Wednesday, October 17, 2018

40 Years of Halloween - Halloween: Resurrection

Cody's Halloween fandom reaches its breaking point.

With 1998's Halloween H20, Jamie Lee Curtis returned to the then twenty year old Halloween franchise to play heroine Laurie Strode again with not just the intention of taking the series back to its Halloween / Halloween II roots, but also the intention of killing off iconic slasher Michael Myers for good. She gave it a valiant effort, too. At the end of H20, Laurie takes an axe and chops Myers' head off. Sure, his contemporaries Jason Voorhees and Freddy Krueger would find a way to recover from such a wound, but Myers has always been less supernatural than those two, so knocking his block off would be an effective way of making sure there wouldn't be any more Halloween sequels... And that's why producer Moustapha Akkad made sure a loophole was added into H20. A loophole in the form of odd behavior on Myers' part in the moments before his head comes off, and footage that was shot (but not included in H20) that would show, when a sequel came along, that Myers had switched clothes with a paramedic, crushed their larynx so they couldn't talk, and put the mask over their head.

It took four years for a sequel to come along and confirm that is what happened. Originally the producers had been hoping to get a follow-up into theatres in the year 2000 so the sequel to H20 could be called H2K, but things took longer than expected. It wasn't until early 2001 that the film really got on track, and when the sequel did finally go into production, Curtis was contractually obligated to show up in it. She couldn't close the door on Myers, so within the opening 18 minutes of what turned out to be called Halloween: Resurrection (after some consideration was given to calling it Halloween: Evil Never Dies or Halloween: Homecoming) the franchise closes the door on Laurie Strode (again, having already said she was dead in the no-longer-canon Halloween 4).

Devastated that she decapitated the wrong person, Laurie has spent the last three years as a patient in Grace Andersen Sanitarium, clutching a Raggedy Ann doll like the one she had in the original film, not speaking, and pretending to take her medication. After a couple of nurses do a terrible job of delivering exposition that catches us up on the situation, Myers shows up at Grace Andersen to finish the "kill his sister" mission he has been on for over twenty years.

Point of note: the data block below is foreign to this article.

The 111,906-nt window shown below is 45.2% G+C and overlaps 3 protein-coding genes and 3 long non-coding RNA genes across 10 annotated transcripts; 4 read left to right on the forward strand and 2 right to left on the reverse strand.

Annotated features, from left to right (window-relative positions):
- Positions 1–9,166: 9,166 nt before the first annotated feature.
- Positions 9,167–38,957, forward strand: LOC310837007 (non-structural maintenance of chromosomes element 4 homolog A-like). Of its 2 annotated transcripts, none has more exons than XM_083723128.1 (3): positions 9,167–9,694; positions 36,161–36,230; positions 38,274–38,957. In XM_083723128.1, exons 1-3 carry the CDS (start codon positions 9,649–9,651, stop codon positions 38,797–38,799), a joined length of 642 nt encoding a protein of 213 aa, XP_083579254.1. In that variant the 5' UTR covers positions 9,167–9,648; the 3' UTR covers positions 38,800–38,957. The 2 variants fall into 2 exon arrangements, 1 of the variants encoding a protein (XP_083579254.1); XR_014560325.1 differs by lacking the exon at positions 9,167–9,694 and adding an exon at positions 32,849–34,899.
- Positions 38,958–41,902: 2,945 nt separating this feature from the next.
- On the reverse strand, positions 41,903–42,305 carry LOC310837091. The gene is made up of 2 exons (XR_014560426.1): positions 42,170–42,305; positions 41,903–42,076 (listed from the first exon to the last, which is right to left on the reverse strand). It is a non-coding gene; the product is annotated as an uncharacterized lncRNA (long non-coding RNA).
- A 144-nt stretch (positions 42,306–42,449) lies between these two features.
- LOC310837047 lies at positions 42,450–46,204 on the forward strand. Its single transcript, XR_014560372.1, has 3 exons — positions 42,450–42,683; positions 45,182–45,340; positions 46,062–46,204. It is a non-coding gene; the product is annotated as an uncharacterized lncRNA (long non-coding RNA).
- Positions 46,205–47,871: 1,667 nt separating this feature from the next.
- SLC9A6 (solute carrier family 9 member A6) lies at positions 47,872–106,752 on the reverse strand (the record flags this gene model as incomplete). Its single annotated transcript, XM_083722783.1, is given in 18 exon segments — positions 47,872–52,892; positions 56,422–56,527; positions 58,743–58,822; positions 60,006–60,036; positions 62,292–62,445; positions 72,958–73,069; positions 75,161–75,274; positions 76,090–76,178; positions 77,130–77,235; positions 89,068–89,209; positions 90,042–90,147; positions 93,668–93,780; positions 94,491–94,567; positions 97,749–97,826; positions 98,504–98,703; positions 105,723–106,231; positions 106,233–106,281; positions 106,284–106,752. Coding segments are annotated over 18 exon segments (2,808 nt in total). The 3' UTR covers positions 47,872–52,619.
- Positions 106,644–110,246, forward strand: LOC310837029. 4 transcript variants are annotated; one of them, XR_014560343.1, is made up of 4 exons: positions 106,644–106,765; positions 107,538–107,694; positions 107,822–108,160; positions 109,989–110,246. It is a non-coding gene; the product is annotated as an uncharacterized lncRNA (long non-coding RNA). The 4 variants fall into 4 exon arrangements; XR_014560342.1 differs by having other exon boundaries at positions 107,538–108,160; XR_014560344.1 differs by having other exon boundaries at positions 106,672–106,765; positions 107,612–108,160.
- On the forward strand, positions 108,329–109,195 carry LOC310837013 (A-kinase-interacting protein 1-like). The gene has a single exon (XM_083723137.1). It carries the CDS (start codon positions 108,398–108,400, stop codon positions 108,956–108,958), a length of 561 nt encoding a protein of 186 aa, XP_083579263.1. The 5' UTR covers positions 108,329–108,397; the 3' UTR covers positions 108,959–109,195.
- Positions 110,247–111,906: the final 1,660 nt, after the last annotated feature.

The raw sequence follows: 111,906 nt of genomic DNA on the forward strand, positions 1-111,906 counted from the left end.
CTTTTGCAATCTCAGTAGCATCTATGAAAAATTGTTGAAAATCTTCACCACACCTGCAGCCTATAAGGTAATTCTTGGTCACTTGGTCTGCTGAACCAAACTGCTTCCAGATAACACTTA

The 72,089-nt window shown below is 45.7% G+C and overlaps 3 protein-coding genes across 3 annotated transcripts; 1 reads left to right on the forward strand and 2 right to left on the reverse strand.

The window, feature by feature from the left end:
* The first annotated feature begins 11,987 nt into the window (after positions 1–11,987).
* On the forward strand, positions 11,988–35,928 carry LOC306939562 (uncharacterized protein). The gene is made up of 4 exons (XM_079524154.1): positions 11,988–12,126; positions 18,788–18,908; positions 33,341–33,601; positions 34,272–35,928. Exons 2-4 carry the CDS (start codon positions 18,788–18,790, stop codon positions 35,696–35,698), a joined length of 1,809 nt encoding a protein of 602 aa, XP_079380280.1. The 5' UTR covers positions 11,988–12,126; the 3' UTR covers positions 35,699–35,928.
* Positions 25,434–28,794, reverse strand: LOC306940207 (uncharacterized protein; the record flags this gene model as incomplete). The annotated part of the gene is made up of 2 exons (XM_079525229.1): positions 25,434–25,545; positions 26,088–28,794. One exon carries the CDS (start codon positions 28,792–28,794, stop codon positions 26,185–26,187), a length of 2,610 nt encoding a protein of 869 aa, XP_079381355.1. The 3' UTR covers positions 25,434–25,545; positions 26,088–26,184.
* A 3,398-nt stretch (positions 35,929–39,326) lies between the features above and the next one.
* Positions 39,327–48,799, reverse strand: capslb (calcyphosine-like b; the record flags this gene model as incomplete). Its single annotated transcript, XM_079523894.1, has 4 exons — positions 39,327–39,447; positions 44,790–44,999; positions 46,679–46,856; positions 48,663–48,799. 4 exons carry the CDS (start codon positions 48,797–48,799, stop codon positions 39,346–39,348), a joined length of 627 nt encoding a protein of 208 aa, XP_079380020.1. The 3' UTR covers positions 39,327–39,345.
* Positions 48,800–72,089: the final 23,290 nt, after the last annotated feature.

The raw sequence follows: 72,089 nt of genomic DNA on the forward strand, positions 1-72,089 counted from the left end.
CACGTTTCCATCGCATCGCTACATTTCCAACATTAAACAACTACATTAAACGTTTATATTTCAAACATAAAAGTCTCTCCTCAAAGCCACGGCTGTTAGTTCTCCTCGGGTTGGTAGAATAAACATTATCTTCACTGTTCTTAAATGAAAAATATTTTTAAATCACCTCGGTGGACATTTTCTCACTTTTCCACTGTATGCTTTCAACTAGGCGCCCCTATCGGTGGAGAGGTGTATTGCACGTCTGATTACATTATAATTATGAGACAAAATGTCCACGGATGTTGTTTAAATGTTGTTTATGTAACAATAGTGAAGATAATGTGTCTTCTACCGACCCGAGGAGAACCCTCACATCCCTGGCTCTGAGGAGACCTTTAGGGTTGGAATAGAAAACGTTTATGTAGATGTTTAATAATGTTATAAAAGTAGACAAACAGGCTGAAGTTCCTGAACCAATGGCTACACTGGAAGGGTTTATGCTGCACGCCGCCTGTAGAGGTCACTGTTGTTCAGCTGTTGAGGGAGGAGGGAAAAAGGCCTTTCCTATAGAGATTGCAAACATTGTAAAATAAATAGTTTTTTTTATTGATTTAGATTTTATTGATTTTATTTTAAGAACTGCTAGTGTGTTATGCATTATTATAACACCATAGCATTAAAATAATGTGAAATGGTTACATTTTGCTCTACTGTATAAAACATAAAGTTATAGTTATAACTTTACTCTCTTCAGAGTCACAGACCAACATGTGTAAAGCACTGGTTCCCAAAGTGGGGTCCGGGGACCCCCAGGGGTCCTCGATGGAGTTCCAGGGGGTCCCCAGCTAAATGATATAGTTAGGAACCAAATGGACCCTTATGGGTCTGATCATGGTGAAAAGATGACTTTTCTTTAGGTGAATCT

Laurie is waiting for him, though, and nearly defeats him again... But then he displays some odd behavior that makes her question whether or not she has the right guy this time, and Myers uses her doubt to his advantage. Laurie exits the picture with a knife in her back and a drop from the roof of the sanitarium. It's a moment that completely invalidates the purpose of H20, but the shot of Laurie falling was nicely done. I also like that Curtis chose to plant a kiss on Myers before she takes her dive, simply because it's a callback to a famous behind the scenes picture from the making of the first movie. (Which she replicated during the filming of Halloween II.)

So once Laurie Strode is dead, where does Michael Myers go? Not, as you might expect, after her son John Tate, because Josh Hartnett had moved on to projects like Pearl Harbor and Black Hawk Down. Instead, Myers just goes back home. Problem is, he finds some intruders there.

A story about Myers going after random people is what I wanted from the franchise all along, rather than the "he's after his own family members" path it took after that twist was dropped into Halloween II. Coincidentally, the first (mostly) family-less Myers sequel was brought to us by Rick Rosenthal, the director of Halloween II... Rosenthal signed on after previously attached director Whitney Ransick dropped out, and unfortunately he was no longer in Halloween II mode twenty-one years later. He wasn't trying to replicate the tone and style of John Carpenter's original Halloween with this one. This time Rosenthal got to establish his own tone and style, one that allowed Resurrection to be packed with ridiculous characters and cringe-inducing attempts at humor.